John Burgess: As I've been saying for over 20 years, the answer here is not to give DC representation, but instead to free it from federal taxation. DC income tax is currently around 9.6% of federal taxes.

I've had the same idea. The downside of that idea is it would give people more of an economic incentive to settle in DC. DC should have fewer people, not more.
4.1.2009 5:17pm
Mark in Colorado:
Give me a break. Was it not clear what I was asking? Forgetting the constitution for a moment, what are the current benefits of such a law?

You are missing my point. So long as DC voting rights are pursued via unconstitutional means I will be in opposition, because I believe that the Constitution means something. That is my policy. I am not big on the ends justifying the means.

A Constitutional Amendment providing representation to DC would be fitting and proper. And it would also be a solution more likely to be respected among the people than the current Bill.
4.1.2009 5:17pm
Michelle Dulak Thomson (mail):
hawkins,

IIRC, the original purpose of having D.C. set apart, not part of any state, was to avoid any state's being able to vaunt itself as possessor of the national capital.

I doubt that the framers envisioned D.C. having quite as many full-time residents as it now does, though. I can see a case for a Constitutional amendment giving the residents a voting Congressional seat (or incorporating them into the population of Maryland for Congressional-election purposes), but it seems pretty clear that a Constitutional amendment is what it'd take.
4.1.2009 5:18pm
hawkins:
Thanks Publius and Michelle. I dont think such considerations are very relevant today. Do others disagree? I feel the same way about the electoral college. I do agree that a constitutional amendment is necessary.

No, Mark - you were missing my point (or chose to ignore the entire premise of my question).
4.1.2009 5:24pm
Eric Rasmusen (mail) (www):
To add a bit to the policy reason for not giving DC a seat in Congress: since all the Congressmen spend time there, Congress already has too much incentive to spend money on DC for purely selfish reasons.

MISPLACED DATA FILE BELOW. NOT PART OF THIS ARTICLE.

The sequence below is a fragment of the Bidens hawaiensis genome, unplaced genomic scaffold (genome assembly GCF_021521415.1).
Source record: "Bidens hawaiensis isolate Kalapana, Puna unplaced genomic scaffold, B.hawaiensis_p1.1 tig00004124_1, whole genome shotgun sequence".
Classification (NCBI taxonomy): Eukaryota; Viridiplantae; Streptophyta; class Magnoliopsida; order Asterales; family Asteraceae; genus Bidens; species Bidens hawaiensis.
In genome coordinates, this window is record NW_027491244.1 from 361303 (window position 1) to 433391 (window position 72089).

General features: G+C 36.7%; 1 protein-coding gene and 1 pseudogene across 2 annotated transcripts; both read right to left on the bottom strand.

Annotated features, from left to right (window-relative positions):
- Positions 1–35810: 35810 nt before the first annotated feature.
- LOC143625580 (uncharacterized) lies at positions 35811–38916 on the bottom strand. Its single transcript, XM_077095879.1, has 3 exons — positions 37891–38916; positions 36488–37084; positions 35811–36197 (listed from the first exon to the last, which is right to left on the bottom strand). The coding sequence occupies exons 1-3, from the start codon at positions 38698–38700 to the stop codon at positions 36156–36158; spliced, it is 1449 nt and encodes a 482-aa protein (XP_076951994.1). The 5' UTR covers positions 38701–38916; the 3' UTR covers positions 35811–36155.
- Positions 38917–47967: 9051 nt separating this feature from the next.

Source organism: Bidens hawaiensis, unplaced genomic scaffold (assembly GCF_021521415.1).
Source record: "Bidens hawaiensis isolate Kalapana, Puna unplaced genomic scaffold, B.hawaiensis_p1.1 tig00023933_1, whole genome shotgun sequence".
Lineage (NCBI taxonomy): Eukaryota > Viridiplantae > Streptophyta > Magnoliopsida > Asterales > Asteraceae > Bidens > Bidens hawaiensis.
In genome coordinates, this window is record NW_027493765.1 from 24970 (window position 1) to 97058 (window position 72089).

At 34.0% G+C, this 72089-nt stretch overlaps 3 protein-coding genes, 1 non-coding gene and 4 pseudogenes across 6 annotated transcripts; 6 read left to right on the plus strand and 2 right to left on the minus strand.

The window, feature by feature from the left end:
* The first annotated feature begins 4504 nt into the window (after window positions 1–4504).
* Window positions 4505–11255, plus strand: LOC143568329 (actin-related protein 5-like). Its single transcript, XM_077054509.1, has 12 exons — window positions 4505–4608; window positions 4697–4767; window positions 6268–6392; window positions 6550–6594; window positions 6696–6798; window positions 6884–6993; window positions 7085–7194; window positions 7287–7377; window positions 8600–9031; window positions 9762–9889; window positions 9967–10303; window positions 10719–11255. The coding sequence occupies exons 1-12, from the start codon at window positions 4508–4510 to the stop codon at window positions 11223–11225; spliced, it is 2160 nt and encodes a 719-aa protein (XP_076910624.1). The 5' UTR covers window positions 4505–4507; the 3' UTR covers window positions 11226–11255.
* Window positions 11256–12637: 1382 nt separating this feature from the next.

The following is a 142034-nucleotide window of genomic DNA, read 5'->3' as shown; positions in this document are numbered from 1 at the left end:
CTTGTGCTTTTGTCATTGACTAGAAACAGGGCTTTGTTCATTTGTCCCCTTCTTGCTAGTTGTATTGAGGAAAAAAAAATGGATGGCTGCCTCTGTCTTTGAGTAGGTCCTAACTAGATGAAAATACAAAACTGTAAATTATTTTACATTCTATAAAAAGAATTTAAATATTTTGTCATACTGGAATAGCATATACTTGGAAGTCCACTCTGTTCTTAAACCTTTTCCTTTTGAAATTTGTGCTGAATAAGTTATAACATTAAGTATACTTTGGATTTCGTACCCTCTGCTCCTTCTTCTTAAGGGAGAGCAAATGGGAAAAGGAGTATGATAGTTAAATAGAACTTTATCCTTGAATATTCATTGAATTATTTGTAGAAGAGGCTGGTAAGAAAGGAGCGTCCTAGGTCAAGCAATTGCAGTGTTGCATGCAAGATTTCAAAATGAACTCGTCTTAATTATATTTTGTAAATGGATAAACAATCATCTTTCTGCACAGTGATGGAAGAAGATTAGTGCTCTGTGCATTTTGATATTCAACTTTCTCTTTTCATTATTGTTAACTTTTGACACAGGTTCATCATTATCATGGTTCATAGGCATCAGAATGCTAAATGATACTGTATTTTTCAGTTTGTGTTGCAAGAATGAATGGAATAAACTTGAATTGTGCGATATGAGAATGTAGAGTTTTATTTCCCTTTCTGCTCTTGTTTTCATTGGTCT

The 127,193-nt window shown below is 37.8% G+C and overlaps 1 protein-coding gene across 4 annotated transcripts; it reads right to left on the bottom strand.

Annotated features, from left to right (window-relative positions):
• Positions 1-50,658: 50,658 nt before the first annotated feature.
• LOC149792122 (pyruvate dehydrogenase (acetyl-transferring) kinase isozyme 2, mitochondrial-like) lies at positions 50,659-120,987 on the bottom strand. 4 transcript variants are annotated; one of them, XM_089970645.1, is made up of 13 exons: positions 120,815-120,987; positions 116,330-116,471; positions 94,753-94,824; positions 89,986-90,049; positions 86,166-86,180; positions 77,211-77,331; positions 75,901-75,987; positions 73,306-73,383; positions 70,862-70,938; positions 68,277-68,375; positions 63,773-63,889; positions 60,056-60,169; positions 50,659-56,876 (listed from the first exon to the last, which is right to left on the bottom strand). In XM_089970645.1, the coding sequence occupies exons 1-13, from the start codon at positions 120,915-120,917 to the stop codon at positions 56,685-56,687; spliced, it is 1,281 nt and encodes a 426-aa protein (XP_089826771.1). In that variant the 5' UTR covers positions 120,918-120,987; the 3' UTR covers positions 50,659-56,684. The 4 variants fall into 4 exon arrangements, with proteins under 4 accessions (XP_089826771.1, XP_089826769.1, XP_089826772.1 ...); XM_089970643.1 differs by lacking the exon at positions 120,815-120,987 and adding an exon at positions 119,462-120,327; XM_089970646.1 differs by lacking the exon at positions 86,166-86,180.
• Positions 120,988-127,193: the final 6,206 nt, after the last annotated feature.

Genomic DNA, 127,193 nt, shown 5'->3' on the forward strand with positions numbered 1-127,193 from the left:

Also, since DC is the national capital, even if the rest of Congress didn't care selfishly about it because they lived there, they have ample incentive to take care of the city out of national pride.

As an empirical test we could ask two things:

1. Does the Federal government subsidize DC more than it does other cities, such as Baltimore?

2. Does the DC government think the federal government will bail it out, and hence has more inefficient government?

Reason (2) is why DC should be run by the federal government instead of its citizens.
4.1.2009 5:27pm
Just an Observer:
hawkins: As a matter of policy, what non-partisan justification are there for opposing DC voting rights?

If you mean under the Article V amendment process, that is a reasonable policy question. FWIW, that has been tried before and failed the political test of ratification, whatever the policy merits.
4.1.2009 5:27pm
My Middle Name Is Ralph:

If the residents of DC are so troubled by their "disenfranchisement", they are free to move to Maryland or Virginia. Problem solved.


Wouldn't your "reasoning" have applied equally to blacks living in the Jim Crow South who had the freedom to move to northern states?
4.1.2009 5:38pm
one of many:
One of the interesting points of the pro-DC voting arguments that if they are taken at their face value there is nothing to prevent congress from granting DC 200 senators and 2000 representatives, guaranteeing a Democrat majority in both houses of congress for the foreseeable future. If congress' legislative power over the district is sufficient to create congressional seats for it and the power to determine membership is strong enough to create new seats there is no constitutional bar having DC voters control the congress. Perhaps I'm missing something but as a constitutional matter the seems to be no limit to congress seats for DC under the pro arguments I've seen.
4.1.2009 5:40pm
hawkins:

since all the Congressmen spend time there, Congress already has too much incentive to spend money on DC for purely selfish reasons.


The benefit of spending considerable time in a nice place pales in comparison to the benefit received from allocating funds to their home districts.